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Psychoneuroendocrinology. 2010 Aug;35(7):1055-62. doi: 10.1016/j.psyneuen.2010.01.006. Epub 2010 Feb 12.

Acute and chronic stress increase DHEAS concentrations in rhesus monkeys.

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  • 1Department of Psychiatry, University of California, San Francisco, School of Medicine, CA 94143, USA.


Most studies on the stress-responsiveness of the hypothalamic-pituitary-adrenal (HPA) axis have focused on glucocorticoids, while few studies have investigated the adrenal secretion of dehydroepiandrosterone sulfate (DHEAS), which is unique to primates. Monkeys were chair-restrained for 2h per day for seven consecutive days, and blood samples were collected upon placement in the chair, and at 15, 30, 60 and 120 min later. Like cortisol, DHEAS concentrations increased throughout the initial session of chair restraint (acute stress). Unlike the cortisol response, which decreased after repeated exposure to the stressor, the DHEAS response was sustained throughout the seventh session of restraint (chronic stress) and response to the seventh session of restraint did not differ from the DHEAS response to the initial session. Like cortisol, DHEAS concentrations showed a diurnal rhythm with higher concentrations in the morning compared to the evening and a decrease in response to dexamethasone (DEX) administration. After repeated exposure to the stressor, the suppression of DHEAS in response to dexamethasone was more complete, suggesting an increase in negative feedback sensitivity. These data show that DHEAS concentrations increase in response to both acute and chronic (repeated) stress and provide another measure of HPA activity that parallels cortisol during acute responses to stress but diverges in chronic or repeated stress.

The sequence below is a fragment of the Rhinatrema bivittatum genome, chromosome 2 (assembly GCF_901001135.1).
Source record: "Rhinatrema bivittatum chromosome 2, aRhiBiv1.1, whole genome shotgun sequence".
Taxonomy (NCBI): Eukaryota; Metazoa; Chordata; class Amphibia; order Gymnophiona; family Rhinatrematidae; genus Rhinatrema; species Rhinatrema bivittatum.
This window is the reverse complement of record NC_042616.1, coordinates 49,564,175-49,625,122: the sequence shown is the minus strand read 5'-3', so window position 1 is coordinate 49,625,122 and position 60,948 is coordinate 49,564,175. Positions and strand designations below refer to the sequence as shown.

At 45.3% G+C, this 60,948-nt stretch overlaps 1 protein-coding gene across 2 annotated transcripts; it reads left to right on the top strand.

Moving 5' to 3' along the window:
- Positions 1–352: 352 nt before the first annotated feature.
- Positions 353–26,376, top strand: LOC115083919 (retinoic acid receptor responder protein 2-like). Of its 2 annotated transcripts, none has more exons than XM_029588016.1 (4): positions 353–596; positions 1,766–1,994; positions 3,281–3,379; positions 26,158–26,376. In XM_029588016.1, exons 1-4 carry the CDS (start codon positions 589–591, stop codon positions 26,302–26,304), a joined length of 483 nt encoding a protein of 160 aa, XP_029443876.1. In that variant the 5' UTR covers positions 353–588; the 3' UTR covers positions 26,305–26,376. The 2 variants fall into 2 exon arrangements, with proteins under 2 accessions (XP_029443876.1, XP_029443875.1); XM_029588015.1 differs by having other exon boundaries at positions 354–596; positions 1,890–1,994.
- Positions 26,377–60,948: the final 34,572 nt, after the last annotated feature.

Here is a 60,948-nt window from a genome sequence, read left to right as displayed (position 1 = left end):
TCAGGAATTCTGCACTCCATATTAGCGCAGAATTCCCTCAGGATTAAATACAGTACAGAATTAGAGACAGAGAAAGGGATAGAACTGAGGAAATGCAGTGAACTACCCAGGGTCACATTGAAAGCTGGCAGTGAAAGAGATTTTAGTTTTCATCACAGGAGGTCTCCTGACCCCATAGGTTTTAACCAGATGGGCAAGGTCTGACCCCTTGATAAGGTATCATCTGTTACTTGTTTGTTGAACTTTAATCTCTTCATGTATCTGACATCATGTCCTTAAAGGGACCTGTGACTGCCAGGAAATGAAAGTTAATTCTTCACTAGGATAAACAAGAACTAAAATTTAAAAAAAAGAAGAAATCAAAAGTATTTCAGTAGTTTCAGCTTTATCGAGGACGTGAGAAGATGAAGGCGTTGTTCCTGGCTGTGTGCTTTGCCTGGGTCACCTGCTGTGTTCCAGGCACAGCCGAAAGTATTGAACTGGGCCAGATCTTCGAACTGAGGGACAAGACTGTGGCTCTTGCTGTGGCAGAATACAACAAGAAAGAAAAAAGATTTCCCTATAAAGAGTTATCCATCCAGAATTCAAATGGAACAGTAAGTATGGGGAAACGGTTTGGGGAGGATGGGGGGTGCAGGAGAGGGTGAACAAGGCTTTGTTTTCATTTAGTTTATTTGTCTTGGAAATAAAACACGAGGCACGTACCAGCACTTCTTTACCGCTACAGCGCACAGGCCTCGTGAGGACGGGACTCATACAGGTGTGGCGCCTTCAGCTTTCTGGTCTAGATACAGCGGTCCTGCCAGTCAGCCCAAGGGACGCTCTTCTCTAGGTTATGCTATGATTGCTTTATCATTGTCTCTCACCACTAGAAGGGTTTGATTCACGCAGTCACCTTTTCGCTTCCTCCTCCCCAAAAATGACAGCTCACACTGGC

Published by Elsevier Ltd.

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